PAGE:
(unavailable.....12" x 18".....Water Soluble Oils on a 2" depth Cradled Gessobord)
First attempts at something are always difficult before they are easy. I did take a few liberties with this piece so that the stream flowing through the rock will be more convincing. For that reason I am not posting the photo, but eventually I will in a future piece.
The hugh "take away" from this piece are all of the lessons learned by simply laying the paint down. And that's what it takes to master something. It is a matter of learning something with each piece and making the observed corrections in the next one.
It has been my personal experience that it is better to move forward and finish the piece rather than scraping off the paint repeatedly. It is good to then use the piece as a reference and appreciate the progress made in the next one. Many of these type of pieces will need to be painted before I feel truly comfortable exhibiting it, but I will switch to flat panels to cut down the cost and then when something turns out really well, I can present it in a frame.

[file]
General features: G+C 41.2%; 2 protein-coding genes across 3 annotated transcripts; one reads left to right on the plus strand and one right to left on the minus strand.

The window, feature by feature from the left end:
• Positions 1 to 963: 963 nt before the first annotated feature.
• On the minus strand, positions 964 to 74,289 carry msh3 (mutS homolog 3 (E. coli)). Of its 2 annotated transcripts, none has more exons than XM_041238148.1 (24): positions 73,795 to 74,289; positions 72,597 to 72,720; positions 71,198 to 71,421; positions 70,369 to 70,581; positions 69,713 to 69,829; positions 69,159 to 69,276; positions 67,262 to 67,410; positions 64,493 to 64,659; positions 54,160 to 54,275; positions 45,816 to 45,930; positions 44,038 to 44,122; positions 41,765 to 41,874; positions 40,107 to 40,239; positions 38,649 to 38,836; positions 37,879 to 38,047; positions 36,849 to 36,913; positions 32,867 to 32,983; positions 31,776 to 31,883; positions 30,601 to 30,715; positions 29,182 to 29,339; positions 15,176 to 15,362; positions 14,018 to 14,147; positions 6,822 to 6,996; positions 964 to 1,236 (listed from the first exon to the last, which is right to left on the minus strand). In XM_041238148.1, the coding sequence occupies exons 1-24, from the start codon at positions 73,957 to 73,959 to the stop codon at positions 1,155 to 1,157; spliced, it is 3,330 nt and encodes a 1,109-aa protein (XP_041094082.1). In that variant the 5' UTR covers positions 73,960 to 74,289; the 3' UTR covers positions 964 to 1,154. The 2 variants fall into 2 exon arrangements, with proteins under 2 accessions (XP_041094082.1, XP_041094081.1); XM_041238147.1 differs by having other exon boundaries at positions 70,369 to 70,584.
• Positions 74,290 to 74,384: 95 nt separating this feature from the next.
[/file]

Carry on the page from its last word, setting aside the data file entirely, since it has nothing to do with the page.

It is a misconception that everything created needs to be exhibited. I have fallen into that trap and am now determined to chalk those pieces off as learning experiences and keep practicing. The reasons for considering every piece as an exhibit submission are very real and often hard to overcome. Materials are expensive and there is always a tendency to want to redo endlessly until the life is literally sucked out of the piece.
However, some of the top oil painters in the country will say that an artist needs to do at least (100) smaller works just to get the hang of things. And even though I've created much more than a (100), there is still a learning curve going from small to large.
So why am I "rambling" on about this today? Because it helps me sort out my own process and hopefully helps other artists to realize that not all pieces need to be hung or sold. Those discarded pieces are memorials of "new beginnings". And there you have it...just a few more things to think about.